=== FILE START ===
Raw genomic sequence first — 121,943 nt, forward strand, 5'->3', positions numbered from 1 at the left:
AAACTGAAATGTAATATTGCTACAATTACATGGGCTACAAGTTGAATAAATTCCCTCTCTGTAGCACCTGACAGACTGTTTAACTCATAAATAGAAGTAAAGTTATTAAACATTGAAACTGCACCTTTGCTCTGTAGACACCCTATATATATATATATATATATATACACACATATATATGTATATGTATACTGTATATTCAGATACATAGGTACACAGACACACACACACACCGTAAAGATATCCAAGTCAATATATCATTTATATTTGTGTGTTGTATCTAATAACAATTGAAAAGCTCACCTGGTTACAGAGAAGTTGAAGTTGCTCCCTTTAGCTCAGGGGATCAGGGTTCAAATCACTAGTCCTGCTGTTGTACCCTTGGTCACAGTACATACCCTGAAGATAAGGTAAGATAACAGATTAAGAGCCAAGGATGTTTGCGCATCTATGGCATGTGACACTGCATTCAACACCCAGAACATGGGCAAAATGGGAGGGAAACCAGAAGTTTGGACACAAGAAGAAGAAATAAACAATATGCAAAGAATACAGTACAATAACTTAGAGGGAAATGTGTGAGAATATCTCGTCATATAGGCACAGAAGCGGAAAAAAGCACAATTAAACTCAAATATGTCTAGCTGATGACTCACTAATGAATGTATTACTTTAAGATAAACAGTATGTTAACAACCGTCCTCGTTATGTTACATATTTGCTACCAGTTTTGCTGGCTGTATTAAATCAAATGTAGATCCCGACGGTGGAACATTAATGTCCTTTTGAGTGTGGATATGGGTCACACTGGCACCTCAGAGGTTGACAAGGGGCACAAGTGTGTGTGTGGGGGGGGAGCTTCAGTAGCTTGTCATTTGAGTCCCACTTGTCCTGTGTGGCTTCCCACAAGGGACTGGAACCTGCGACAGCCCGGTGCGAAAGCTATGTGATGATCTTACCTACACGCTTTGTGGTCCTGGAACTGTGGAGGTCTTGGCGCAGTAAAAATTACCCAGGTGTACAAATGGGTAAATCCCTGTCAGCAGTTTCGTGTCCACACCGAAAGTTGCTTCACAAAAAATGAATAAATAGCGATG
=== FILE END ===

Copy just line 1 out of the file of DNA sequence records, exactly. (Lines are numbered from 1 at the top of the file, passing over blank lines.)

Raw genomic sequence first — 121,943 nt, forward strand, 5'->3', positions numbered from 1 at the left: